How Do Christmas Trees Get Their Shape?

Santa among Christmas trees
Christmas trees don't magically, or genetically, aspire to a perfectly peaked shape but rather take six to eight years of careful pruning. Andreas Rentz/Getty Images

During the final month of the year — and often, much sooner — vast numbers of harvested trees begin their migration indoors, where they are festooned with ribbon, garland, ornaments and lights.

Although these trees are grown in the spirit of Christmas, they don't magically, or genetically, aspire to a perfectly peaked shape. "Once the trees reach about 3 to 4 feet (1 to 1.2 meters) in height, we begin a process called 'shearing,'" said Ben Butler, farm and finance manager of Butler's Orchard in Germantown, Maryland, in an interview with the American Farm Bureau Foundation for Agriculture. "After the trees grow in the spring and their new growth begins to harden off, our crews go through the trees one at a time and help guide the shape of the tree using a very long and sharp knife."


The most common types of Christmas trees are Douglas fir, Canaan fir, Fraser fir and several species of spruce or pine. However, out of the 630 species of conifers in the world, the majority don't actually grow in a strictly triangular shape, so trimming is a crucial task when growing those specimens meant to become Christmas trees. This pruning process must continue every summer until the trees reach a marketable age, which usually takes six to eight years.

Have a look at the tree shearing process in this video from Glove Hollow Christmas Tree Farm in Plymouth, New Hampshire:


Historical Tradition

So why do Christmas celebrants demand pyramidal trees during the holidays? The notions behind much of the world's traditional Christmas décor originated in northern Europe, particularly Germany, where enduring images and tales from the mid-19th century still ensure sugarplums are dancing through our heads and that our Christmas trees are conical.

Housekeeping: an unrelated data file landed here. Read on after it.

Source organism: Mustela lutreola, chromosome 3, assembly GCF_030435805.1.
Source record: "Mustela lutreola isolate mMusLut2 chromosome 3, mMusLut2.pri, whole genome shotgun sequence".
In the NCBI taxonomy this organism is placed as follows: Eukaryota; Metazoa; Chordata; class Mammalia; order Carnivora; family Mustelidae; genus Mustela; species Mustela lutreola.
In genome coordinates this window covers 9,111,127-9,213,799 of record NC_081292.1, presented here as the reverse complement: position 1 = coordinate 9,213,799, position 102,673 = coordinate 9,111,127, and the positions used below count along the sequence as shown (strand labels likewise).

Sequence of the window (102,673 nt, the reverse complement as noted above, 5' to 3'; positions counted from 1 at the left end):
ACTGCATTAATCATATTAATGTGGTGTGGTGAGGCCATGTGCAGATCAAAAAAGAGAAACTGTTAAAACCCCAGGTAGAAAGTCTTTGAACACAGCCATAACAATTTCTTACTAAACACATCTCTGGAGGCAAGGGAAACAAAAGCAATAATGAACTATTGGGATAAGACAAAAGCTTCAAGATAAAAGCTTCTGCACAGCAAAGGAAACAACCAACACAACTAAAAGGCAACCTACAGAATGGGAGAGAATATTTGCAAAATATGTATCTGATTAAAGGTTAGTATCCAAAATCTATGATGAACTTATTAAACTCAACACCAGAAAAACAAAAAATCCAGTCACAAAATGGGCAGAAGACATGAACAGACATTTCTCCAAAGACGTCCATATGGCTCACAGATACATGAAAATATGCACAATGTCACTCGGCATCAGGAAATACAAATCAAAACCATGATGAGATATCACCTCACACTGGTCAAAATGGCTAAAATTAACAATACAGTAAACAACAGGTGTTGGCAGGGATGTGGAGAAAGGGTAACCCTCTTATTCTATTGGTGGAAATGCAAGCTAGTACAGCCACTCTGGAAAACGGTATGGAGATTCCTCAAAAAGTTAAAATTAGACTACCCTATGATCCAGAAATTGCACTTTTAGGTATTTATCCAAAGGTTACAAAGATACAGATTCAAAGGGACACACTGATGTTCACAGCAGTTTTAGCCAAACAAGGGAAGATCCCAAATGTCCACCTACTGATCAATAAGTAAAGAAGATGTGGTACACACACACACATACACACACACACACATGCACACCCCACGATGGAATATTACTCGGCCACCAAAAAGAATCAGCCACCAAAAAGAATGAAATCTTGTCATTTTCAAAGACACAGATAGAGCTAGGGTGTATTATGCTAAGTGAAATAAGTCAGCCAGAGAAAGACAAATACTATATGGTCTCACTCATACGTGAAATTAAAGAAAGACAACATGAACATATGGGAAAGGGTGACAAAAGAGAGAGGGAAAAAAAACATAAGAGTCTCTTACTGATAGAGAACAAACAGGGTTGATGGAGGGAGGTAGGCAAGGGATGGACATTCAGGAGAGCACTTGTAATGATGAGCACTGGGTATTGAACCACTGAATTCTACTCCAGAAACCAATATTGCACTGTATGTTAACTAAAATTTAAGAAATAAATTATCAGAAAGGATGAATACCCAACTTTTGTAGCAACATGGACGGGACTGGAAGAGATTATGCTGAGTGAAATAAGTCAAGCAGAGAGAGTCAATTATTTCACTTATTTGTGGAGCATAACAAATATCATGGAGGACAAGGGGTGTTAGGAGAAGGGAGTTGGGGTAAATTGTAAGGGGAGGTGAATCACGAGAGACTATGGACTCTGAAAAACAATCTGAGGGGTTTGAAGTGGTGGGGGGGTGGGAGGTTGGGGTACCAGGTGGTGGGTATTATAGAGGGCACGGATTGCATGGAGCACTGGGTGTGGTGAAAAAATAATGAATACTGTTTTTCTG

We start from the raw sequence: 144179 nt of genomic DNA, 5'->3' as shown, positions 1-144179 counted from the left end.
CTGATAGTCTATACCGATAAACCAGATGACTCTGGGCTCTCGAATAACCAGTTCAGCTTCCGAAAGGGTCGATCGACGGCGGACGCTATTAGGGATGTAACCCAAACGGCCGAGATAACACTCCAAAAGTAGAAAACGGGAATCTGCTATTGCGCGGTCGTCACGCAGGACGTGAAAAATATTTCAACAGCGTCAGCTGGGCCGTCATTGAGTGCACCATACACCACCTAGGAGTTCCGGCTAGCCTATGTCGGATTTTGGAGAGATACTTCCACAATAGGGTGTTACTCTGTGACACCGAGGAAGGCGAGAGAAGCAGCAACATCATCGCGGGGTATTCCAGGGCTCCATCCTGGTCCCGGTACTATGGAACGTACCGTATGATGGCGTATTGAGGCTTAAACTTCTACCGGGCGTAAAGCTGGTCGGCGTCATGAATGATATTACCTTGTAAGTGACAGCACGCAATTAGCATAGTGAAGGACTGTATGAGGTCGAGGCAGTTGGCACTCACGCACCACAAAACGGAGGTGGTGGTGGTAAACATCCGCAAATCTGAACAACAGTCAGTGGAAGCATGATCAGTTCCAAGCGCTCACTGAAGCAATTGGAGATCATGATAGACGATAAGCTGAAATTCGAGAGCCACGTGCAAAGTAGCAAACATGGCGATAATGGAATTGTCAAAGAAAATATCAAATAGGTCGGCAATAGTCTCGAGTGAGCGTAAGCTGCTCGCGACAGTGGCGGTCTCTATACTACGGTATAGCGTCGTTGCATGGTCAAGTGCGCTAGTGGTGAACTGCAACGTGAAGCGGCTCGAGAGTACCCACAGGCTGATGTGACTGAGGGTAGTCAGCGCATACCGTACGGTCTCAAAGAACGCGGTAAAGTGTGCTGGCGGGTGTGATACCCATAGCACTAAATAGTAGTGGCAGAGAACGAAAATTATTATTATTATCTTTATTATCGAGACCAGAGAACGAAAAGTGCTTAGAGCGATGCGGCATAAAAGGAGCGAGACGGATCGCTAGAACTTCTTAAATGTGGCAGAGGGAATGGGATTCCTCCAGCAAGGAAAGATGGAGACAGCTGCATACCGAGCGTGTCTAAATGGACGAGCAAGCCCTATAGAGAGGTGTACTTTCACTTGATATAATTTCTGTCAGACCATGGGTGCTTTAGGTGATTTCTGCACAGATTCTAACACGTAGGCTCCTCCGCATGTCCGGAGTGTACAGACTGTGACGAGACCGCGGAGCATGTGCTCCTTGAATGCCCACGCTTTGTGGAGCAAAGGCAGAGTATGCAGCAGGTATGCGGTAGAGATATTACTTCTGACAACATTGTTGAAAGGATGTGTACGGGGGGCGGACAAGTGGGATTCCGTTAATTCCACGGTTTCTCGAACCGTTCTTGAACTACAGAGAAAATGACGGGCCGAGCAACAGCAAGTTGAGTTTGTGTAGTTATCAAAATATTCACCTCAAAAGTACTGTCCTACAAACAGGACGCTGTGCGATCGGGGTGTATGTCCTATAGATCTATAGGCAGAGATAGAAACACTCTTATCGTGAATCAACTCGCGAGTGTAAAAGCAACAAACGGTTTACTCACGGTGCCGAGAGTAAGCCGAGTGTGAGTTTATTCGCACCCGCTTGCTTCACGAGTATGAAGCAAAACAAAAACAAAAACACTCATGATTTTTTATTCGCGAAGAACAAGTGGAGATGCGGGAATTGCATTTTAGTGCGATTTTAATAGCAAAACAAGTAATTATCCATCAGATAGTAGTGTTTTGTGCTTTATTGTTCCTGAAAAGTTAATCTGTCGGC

In that part of the world, evergreen trees are pyramid-shaped for good reason: Each needle-leaf layer has a better opportunity to gather sunlight for photosynthesis if the sun isn't blocked by wide top layers. This tiered arrangement allows the trees to shake off heavy snowfall, and the wide spaces between branches let the winds whip through without causing massive damage.


Although synthetic Christmas trees don't generally drop needles on the floor or pose a fire danger by drying out, they can't replicate the experience of selecting a real Christmas tree. And for a lot of people, it just isn't Christmas without the piney smell of a freshly cut tree.

Still, industry data for 2019 said that 82 percent of Americans put up a fake Christmas tree, while only 18 percent put up a real one. But maybe more people should go for the real thing. Real Christmas trees provide homes for wild birds and animals, while storing carbon and generating oxygen. And, best of all, the trees are a renewable resource – when one is cut, a new one is planted in its place.